CHAdeMO comments on the European Commission delegated act on publicly accessible e-bus charging standards

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CHAdeMO calls attention to the importance of open and fair competition for e-bus charging


CHAdeMO Association, since its inception in 2010, has been working hand in hand with e-mobility stakeholders on the deployment of EV charging infrastructure, and has demonstrated its technological expertise across the zero- and low-emission transport sector through incessant innovations in Europe and elsewhere.Frontend Editor

We support Europe in its efforts of advancing zero-emission mobility and the European EV market’s rapid expansion as demonstrated in 2020 despite the COVID-19 outbreak. It is no doubt that the ambition of the Commission and the policy tools helped the industry achieve the big jump in EV sales. We would be willing to assist the Commission in accelerating this trend in an inclusive manner, leaving no one behind, by contributing to this public consultation initiative.

With this background, CHAdeMO Association wishes to express our support for the proposed Commission Delegated Act regarding electric bus recharging points, especially its article 1 b) in which the combined charging system ‘Combo 2’ is defined as the minimum requirement of DC high power recharging technology. At the same time, we would like to recall that this should apply only to ‘publicly accessible’ charging infrastructure as defined in Recital 26[1] of 2014/94/EU:


The specificities of bus recharging system should be taken into account for an open and fair competition for e-bus charging
  • Bus recharging system can greatly differ from one another and have typically been bespoke. This is due to the fact that bus recharging systems are needed primarily to fulfil performance requirements to ensure service reliability, which differ greatly depending on various factors such as the vehicle specifications, service route and frequency, and also because they are typically in the grounds of the bus depot inaccessible to the public.
  • Bus depots that are inaccessible to the public can also be quite suited to smart charging, especially overnight charging at the depots. Operators of bus fleets should be able to select their standard of choice: for example, CHAdeMO charging protocol, the only standardised solution of V2G bi-directional charging, is already available to be integrated in the grid, in accordance with the grid codes of various European markets.
  • With regards to the contact interface automated device for electric buses recharging concerning the various automated connection devices (ACD), it is even rarer that these devices are made open to the public or shared with other vehicles.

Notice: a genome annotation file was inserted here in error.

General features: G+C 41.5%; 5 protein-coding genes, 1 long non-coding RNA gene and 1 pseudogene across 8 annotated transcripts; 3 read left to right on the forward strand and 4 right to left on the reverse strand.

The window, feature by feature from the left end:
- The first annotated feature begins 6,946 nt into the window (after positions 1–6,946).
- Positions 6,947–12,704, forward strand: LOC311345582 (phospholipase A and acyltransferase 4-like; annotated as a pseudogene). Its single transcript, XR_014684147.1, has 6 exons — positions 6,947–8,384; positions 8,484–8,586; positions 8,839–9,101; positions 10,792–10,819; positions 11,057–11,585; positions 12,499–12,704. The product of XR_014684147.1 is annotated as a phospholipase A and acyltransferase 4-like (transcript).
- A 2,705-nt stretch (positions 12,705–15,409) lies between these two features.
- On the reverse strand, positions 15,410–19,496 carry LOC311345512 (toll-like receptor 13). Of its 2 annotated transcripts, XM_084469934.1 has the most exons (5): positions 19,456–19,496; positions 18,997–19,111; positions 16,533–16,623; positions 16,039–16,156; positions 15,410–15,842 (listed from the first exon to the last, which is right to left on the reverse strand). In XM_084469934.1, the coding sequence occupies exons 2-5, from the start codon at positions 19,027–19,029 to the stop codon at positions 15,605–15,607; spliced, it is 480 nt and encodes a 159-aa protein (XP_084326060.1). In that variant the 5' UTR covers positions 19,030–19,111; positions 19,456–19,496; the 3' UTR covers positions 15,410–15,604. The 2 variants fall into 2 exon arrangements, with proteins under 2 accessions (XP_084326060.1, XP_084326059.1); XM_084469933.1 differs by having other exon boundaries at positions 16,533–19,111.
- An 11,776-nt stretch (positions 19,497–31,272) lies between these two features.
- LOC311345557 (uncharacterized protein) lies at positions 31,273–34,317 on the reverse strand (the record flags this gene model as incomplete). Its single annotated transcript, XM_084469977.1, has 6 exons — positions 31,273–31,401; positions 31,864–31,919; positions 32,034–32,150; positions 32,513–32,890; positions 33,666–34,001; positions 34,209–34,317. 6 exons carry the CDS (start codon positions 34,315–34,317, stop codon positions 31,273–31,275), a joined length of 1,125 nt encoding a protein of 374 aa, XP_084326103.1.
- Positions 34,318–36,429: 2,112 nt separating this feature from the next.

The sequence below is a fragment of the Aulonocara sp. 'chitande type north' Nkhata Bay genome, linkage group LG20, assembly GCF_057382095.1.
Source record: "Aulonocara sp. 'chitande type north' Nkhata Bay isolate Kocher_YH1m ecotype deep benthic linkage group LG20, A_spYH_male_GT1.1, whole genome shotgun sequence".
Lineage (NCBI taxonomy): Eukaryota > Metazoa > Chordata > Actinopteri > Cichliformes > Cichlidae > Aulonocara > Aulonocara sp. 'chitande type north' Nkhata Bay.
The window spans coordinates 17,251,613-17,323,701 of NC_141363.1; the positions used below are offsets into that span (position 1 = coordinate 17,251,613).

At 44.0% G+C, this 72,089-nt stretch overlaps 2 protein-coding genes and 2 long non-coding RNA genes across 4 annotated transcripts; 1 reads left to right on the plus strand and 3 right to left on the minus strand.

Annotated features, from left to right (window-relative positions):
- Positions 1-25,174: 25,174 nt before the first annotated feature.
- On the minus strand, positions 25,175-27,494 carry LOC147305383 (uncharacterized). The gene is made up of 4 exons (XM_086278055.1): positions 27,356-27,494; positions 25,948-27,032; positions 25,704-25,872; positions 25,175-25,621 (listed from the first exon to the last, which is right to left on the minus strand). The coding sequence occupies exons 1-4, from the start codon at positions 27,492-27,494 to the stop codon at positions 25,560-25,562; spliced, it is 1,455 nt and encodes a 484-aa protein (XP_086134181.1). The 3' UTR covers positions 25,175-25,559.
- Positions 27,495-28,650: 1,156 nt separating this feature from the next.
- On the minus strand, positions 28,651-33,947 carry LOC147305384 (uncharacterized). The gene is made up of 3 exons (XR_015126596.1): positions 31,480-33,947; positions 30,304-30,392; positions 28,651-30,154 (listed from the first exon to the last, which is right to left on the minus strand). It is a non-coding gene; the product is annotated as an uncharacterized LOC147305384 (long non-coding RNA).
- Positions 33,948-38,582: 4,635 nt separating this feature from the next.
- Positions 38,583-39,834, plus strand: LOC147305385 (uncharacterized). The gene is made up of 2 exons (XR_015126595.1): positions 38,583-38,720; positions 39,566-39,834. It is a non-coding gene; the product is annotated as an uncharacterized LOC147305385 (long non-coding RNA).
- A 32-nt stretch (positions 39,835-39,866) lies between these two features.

Publicly accessible e-bus charging systems should cater to as many EV users as possible and to this effect multi-system charging is the natural choice
  • Considering the aforementioned heterogenous character of bus recharging needs, we wonder to what extent mandating a single recharging standard can be an effective policy measure to accelerate the e-bus uptake. However, in some use cases such as where the e-bus recharging infrastructure on the publicly accessible ground can be shared for public use during specific periods of time, it makes sense to make the charger available to the public.
  • In order to serve as many EV users as possible, multi-standard charging should be the natural choice. By extending the European multistandard de facto charging system offering various DC charging options (CHAdeMO/Combo2 and potentially AC high power charging), Europe can optimise the use of its publicly accessible public e-bus recharging infrastructure.
 Keep in mind that this clause should apply to publicly accessible chargers only
  •  We wish to recall that this charging system mandate applies exclusively to publicly accessible chargers. As per Recital 26 of the Directive 2014/94/EU, the bus fleet operator should not be bound by this new decision outside of publicly accessible charging.
  • Open market and fair competition are key for better services for end customers. Keeping requirement minimum (publicly accessible recharging facilities only, ‘at least CCS’) can leave choices to customers and leave room for innovations, leading to greater service delivery for the customers in the long run. We therefore invite European Commission to inform the stakeholders that this clause should apply to the above specific cases only.


[1] (26) A recharging or refuelling point accessible to the public may include, for example, privately owned recharging or refuelling points or devices accessible to the public through registration cards or fees, recharging or refuelling points of car-sharing schemes which allow access for third party users by means of subscription, or recharging or refuelling points in public parking. Recharging or refuelling points which allow private users physical access with an authorisation or a subscription should be considered to be recharging or refuelling points accessible to the public.

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